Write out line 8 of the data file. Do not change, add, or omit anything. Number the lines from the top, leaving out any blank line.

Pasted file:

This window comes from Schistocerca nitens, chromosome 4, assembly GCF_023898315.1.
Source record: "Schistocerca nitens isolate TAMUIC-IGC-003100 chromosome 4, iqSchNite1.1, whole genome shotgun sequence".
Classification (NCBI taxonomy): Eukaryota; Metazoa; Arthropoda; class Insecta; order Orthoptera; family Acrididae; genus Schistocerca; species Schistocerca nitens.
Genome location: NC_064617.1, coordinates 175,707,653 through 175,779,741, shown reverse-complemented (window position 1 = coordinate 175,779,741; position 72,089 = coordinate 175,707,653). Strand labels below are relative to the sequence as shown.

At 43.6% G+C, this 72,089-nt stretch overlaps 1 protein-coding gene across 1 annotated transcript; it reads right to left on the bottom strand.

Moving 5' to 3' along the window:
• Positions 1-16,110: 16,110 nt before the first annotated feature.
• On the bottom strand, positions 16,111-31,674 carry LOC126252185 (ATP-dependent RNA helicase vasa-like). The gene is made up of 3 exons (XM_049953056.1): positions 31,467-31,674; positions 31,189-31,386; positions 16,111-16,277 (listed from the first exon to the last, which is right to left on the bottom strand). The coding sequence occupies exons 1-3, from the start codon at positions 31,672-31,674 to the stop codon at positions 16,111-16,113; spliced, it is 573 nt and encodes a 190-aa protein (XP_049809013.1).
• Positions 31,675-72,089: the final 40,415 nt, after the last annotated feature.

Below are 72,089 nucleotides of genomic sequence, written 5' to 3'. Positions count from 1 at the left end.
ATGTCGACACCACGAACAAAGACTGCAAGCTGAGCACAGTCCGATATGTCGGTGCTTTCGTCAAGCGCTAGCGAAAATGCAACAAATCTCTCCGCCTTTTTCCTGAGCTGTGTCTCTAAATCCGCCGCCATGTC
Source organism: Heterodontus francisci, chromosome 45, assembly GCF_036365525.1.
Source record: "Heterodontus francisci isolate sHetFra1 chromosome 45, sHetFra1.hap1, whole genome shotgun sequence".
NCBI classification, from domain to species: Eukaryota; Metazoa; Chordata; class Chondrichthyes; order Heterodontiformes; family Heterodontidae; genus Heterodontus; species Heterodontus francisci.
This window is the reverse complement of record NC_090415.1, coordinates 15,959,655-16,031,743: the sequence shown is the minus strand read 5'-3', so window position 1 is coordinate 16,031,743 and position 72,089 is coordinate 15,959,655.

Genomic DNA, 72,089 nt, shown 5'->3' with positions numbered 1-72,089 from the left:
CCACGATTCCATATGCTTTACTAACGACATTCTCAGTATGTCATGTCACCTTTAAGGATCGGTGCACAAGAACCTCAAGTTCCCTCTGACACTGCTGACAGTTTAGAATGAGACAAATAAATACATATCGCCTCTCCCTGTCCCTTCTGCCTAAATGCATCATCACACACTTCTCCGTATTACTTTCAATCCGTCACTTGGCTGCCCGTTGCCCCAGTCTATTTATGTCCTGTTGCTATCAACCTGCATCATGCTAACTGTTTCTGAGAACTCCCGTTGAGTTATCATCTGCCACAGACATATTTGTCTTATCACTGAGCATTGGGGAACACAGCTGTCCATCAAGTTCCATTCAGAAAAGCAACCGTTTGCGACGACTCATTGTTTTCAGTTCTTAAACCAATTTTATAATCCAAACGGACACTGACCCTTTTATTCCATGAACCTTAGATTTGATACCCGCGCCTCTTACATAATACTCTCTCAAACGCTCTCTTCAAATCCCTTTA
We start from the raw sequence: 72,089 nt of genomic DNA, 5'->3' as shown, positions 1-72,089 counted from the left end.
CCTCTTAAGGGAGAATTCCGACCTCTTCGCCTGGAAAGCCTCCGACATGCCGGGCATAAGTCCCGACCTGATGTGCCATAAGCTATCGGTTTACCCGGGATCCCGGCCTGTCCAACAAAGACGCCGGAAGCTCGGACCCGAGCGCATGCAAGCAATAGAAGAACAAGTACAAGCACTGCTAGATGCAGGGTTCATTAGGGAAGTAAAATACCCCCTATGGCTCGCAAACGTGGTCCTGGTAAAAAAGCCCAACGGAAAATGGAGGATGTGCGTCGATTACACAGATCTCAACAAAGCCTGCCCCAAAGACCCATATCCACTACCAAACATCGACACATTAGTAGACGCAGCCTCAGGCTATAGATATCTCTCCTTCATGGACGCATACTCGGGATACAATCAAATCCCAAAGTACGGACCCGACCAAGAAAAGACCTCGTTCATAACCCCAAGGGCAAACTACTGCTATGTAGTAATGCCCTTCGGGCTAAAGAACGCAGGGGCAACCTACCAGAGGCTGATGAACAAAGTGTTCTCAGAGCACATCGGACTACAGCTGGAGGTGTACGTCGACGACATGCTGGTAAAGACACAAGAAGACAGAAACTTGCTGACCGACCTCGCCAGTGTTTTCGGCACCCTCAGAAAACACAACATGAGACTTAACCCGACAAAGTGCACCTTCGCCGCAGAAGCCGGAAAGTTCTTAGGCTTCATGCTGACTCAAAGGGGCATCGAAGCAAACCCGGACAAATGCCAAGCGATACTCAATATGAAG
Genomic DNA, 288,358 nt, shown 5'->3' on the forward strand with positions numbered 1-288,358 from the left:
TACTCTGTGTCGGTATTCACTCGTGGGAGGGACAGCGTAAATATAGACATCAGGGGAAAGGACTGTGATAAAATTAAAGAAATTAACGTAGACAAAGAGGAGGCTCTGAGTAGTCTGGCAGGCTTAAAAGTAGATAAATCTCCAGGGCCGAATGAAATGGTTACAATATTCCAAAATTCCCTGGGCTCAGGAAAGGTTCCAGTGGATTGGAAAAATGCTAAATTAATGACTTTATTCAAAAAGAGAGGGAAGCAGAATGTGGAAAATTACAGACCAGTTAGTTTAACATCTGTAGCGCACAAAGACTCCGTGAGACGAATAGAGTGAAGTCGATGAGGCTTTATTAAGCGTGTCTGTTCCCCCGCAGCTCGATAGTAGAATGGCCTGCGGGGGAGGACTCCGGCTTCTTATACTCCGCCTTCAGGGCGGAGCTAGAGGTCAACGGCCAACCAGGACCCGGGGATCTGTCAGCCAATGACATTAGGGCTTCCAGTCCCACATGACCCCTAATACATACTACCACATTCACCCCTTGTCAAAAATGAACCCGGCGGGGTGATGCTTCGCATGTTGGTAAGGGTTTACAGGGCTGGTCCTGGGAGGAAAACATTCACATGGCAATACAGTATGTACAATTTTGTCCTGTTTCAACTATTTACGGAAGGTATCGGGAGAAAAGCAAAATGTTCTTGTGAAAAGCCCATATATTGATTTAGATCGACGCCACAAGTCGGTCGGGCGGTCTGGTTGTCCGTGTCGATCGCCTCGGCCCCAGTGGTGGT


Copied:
• On the bottom strand, positions 16,111-31,674 carry LOC126252185 (ATP-dependent RNA helicase vasa-like). The gene is made up of 3 exons (XM_049953056.1): positions 31,467-31,674; positions 31,189-31,386; positions 16,111-16,277 (listed from the first exon to the last, which is right to left on the bottom strand). The coding sequence occupies exons 1-3, from the start codon at positions 31,672-31,674 to the stop codon at positions 16,111-16,113; spliced, it is 573 nt and encodes a 190-aa protein (XP_049809013.1).